Novavax: How the company’s protein-based vaccine works

Biotech company Novavax announced on Monday its COVID-19 vaccine has proven more than 90% effective against variants in late-stage trials.

If approved, it would be the fourth vaccine available in the U.S.

The study, which involved 30,000 volunteers in the U.S. and Mexico, puts the company’s inoculation on track to file for emergency authorization in the U.S.

The company said its protein-based vaccine was 93% effective against the easily transmissible coronavirus variants.

The vaccine was also found to be effective against a variant originally detected in the U.K.

According to a company press release, Novavax intends to file for regulatory authorization in the third quarter, with plans to manufacture 100 million doses per month by the end of the third quarter and 150 million doses per month by the end of the fourth quarter of 2021.

What makes Novavax’s vaccine different?

Novavax’s vaccine, named NVX-CoV2373, is a two-shot formula that can be stored at refrigerator temperatures.

The vaccine uses a “protein subunit” to fight the virus, directly putting a weakened version of the coronavirus spike protein into the immune system.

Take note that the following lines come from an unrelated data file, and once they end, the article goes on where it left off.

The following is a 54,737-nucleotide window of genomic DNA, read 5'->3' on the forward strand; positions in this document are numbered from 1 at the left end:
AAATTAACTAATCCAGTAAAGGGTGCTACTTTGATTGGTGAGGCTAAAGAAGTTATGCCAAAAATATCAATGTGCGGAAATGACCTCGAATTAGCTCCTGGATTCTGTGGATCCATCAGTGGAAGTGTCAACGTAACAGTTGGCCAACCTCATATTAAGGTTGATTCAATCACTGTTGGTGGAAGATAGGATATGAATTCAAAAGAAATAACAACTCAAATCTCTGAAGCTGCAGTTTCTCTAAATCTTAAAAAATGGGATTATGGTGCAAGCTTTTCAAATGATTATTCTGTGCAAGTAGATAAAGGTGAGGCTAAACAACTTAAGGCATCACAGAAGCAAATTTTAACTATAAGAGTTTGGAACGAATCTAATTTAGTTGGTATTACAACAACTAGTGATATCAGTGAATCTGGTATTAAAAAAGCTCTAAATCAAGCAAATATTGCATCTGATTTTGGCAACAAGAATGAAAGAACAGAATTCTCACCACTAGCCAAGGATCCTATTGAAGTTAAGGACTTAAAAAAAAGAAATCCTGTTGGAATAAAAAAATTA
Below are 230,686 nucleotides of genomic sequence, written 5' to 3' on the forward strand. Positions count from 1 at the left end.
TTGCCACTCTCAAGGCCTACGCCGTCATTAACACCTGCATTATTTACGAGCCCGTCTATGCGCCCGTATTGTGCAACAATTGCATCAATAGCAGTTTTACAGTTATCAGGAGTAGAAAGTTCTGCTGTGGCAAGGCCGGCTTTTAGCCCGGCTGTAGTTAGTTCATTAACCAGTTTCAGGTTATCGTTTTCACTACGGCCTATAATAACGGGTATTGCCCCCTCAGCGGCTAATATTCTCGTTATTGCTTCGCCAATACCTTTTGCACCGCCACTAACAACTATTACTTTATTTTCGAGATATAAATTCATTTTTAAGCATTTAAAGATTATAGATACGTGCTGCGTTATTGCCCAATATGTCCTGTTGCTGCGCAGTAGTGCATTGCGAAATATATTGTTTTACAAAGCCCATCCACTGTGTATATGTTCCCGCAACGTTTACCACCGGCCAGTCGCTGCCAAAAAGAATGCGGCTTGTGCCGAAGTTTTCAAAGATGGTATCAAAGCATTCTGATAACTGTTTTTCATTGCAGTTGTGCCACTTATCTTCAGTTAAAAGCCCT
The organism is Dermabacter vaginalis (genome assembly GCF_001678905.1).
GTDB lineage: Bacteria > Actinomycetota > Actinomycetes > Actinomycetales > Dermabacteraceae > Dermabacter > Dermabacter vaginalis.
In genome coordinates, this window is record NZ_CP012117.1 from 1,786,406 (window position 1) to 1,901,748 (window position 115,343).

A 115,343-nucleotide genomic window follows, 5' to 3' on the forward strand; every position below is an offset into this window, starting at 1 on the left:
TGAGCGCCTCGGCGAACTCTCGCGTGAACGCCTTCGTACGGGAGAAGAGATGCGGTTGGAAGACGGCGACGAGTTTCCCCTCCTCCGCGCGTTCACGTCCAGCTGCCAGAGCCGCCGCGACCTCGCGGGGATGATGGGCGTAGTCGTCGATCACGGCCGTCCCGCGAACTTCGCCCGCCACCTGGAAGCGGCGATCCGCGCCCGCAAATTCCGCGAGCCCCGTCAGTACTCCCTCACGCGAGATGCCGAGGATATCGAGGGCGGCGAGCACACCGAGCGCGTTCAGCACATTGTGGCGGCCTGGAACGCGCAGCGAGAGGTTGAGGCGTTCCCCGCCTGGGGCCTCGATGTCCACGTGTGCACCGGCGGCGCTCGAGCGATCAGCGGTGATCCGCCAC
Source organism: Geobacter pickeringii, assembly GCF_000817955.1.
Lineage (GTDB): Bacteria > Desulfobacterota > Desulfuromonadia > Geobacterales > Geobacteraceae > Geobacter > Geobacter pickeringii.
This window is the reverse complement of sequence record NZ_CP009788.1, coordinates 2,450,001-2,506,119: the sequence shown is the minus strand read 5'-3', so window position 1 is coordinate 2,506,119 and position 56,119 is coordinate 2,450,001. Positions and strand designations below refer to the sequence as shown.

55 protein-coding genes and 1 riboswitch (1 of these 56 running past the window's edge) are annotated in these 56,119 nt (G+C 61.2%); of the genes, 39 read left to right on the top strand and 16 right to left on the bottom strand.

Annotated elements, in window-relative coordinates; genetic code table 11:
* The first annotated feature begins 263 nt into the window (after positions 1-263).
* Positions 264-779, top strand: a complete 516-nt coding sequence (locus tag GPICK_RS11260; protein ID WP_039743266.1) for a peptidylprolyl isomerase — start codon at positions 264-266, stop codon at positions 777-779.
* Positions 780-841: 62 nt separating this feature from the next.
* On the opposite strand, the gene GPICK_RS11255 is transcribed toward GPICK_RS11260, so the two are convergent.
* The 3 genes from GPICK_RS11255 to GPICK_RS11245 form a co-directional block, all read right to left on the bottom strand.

The Pfizer, Moderna, and Johnson & Johnson vaccines all provide genetic instructions for the body to build the virus’s spike protein, which helps the immune system learn to recognize and fight it.

What’s next?

Along with its promise to provide the U.S. with millions of doses, the company will also supply a total of 1.1 billion doses to developing countries.

Last month, vaccine alliance Gavi, part of the UN-backed COVAX initiative, announced that it signed an agreement to buy 350 million doses.  The program has faced a shortage after its biggest supplier in India suspended exports until the end of 2021.

Novavax said it is applying for authorization in Britain, the European Union, India and South Korea.

As the New York Times reports, experts expect that with waning immunity and emerging variants, the U.S. will need booster shots at some point. They also point out that the protein-based technology may do a good job at amplifying protection even for people that have taken vaccinations with different formulations.

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